If you ever wanted to do some real scientific meteor counting, the International Meteor Organization (IMO) always needs more observers. You will need to follow the IMO's standards so your counts will be meaningful. See www.imo.net/visual for more information.
Brightest visible Comets:
All the comets in the sky are very dim again this month except for the one everybody is still talking about, Comet Lovejoy.
Comet C/2014 Q2 Lovejoy is a magnitude 5.0 (according to the Heavens-Above website) and will be 98 million miles from Earth Saturday in constellation Andromeda. It can be seen about 2 degrees South of M76. The path it is taking in February is shown on page 42 of the February Astronomy Magazine.
This comet was discovered on August 17th, 2014 by amateur astronomer Terry Lovejoy from Brisbane, Australia, his 5th discovery. It looks to have a period of 14,234 years.
Brightest visible asteroids:
Finding an asteroid at the BSC star party is always very challenging as they are dim and are just small dots.
The brightest asteroid this month again is Minor Planet 4 Vesta (Mag 7.9), the 2nd most massive object in the asteroid belt. It would be found in constellation Capricornus this month along the Ecliptic between the Sun & Mercury. Vesta has a diameter of about 330 miles and was discovered in 1807. It is about 292 million miles from Earth at this time and has an orbit period of 3.63 years. It will not be visible Saturday evening as is too close to the Sun. NASA’s Dawn spacecraft was in orbit around this asteroid and sent back stunning close-up pictures.
Minor Planet 3 Juno (Mag 8.4) is another big object in the asteroid belt with a diameter of about 170 miles. It will be in constellation Hydra below the Ecliptic about 20 degrees east of Procyon. Juno will be about 98 million miles from Earth Saturday and has a period of 4.36 years. It was discovered September 1, 1804 by German astronomer Karl Harding. But don’t expect to see anything more than a small dot. It will be visible Saturday evening and the path it is taking is shown in the February18th Astronomy Magazine on page 43.
Minor Planet 1 Ceres (Mag 9.2) is the biggest object in the asteroid belt with a diameter of about 590 miles. It is in constellation Sagittarius just below the Ecliptic and just above the Teapot “handle”. It will be about 328 million miles from Earth Saturday and has a period of 4.61 years. It was discovered in 1801 and for 50 years was classified as the 8th planet. But don’t expect to see anything more than a small dot. It will not be visible Saturday evening as is too close to the Sun. This asteroid will be the next stop for the Dawn spacecraft in 2015.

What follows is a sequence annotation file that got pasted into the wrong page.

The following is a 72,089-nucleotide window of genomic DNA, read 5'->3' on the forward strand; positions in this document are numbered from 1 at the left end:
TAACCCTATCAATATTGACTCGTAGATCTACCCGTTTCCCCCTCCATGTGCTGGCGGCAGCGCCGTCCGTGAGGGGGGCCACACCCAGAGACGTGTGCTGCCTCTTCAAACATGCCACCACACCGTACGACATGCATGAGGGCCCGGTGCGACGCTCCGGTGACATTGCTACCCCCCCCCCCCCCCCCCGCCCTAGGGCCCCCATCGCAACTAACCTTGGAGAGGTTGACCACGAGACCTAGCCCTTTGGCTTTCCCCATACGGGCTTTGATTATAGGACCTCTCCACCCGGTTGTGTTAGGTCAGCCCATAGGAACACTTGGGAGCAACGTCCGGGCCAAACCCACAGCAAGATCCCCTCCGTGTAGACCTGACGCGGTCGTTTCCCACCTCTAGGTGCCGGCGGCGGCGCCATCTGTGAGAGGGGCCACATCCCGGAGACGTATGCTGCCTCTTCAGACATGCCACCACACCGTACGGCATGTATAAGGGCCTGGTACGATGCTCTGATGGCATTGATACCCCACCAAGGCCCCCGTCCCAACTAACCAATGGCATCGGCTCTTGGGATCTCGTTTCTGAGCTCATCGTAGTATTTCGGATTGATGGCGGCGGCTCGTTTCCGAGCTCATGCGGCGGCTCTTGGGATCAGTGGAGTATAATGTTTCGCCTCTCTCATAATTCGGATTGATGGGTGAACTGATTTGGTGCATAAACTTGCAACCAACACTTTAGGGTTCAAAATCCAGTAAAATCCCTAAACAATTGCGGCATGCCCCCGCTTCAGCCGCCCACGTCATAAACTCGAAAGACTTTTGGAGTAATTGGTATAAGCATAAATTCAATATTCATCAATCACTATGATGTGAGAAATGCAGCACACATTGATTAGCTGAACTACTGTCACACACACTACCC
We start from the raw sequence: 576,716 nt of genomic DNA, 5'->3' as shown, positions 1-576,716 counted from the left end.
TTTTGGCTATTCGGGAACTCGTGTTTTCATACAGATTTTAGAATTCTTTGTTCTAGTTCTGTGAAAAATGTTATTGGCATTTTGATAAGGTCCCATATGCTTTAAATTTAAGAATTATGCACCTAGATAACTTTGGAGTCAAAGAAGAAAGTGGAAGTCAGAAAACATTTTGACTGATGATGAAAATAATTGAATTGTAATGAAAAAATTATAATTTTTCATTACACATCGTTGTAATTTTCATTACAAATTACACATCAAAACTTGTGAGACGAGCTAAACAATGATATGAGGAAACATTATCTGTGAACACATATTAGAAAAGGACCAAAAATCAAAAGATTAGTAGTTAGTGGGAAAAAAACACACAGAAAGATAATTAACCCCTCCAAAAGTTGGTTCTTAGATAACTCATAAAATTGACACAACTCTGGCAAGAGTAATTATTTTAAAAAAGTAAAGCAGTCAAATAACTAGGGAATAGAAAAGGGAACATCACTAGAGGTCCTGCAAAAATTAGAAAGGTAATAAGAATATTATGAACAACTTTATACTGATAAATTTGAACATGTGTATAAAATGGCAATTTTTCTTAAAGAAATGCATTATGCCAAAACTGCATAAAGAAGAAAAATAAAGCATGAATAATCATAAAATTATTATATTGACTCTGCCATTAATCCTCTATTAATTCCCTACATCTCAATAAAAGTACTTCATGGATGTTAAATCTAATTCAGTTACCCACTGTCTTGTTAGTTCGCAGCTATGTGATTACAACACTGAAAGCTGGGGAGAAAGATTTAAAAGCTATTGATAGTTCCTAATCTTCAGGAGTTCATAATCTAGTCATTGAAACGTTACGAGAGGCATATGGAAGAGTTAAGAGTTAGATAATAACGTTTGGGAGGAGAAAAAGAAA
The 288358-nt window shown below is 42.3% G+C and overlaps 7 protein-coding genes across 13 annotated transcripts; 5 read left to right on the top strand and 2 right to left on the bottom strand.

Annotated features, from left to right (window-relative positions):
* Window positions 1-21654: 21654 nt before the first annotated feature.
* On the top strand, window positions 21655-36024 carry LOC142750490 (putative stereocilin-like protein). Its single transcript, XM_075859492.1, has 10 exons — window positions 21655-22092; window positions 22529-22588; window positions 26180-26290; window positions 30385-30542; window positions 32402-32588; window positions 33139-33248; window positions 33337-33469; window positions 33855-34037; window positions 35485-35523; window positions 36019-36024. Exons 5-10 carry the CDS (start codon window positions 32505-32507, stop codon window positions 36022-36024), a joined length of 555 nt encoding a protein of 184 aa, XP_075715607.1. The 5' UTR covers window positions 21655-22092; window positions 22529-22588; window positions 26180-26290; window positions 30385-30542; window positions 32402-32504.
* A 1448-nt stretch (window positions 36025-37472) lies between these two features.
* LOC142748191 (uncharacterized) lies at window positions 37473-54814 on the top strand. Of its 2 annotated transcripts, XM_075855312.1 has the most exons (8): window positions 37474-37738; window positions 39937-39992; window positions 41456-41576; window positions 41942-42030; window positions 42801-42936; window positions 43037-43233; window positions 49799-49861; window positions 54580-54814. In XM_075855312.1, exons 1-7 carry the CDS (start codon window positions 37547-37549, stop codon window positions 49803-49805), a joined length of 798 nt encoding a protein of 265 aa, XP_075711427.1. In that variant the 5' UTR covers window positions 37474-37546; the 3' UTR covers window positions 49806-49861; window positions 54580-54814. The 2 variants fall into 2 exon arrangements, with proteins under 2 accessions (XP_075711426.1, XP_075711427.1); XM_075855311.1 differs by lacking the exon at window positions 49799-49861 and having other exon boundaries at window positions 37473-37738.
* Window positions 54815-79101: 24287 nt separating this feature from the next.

This month let’s consider looking at some Messier Open Star Clusters near brightest star Sirius:
M41, the Little Beehive, is a magnitude 4.5 open star cluster about 2,300 light years away that spans 20 light years. You can find it just a few degrees below (south) of Sirius. It contains about 100 stars, the brightest shining at a magnitude 6.9, is orange in color and located at the center. Its age is estimated to be 190 million years old. Messier observed this object in 1765 and logged it on January 16. But Aristotle recorded his naked eye observation of this object as a “cloudy spot” back in 325 BC.
M46 is a magnitude 6.1 open star cluster about 5,400 light years away that spans 42 light years. You can find it in constellation Puppis about 10 degrees due east of Sirius. It contains about 100 stars, the brightest shining at a magnitude 8.7. Its age is estimated to be 300 million years old. Messier observed this object in 1771 and logged it February 19th.
M47 is a magnitude 4.4 open star cluster about 1,800 light years away that spans 16 light years. You can find it in constellation Puppis just 9 degree east of brightest star Sirius. It contains about 30 stars with the brightest shining at magnitude 5.7. Its age is estimated to be 78 million years. Messier observed this object in 1771 and logged it February 19th.
Don't forget to bring your gloves, coats & sweaters as it can get cold after the sun sets and even colder as the night approaches midnight when we close. After you set up your telescope, there are three picnic tables where you can sit and eat food you might bring, while waiting for the sky to get dark. Please remember to cart off all your trash as there are no garbage cans at BSC. There is also one portable restroom on site should nature call.
Hope to see you there.
Your OCA star party host,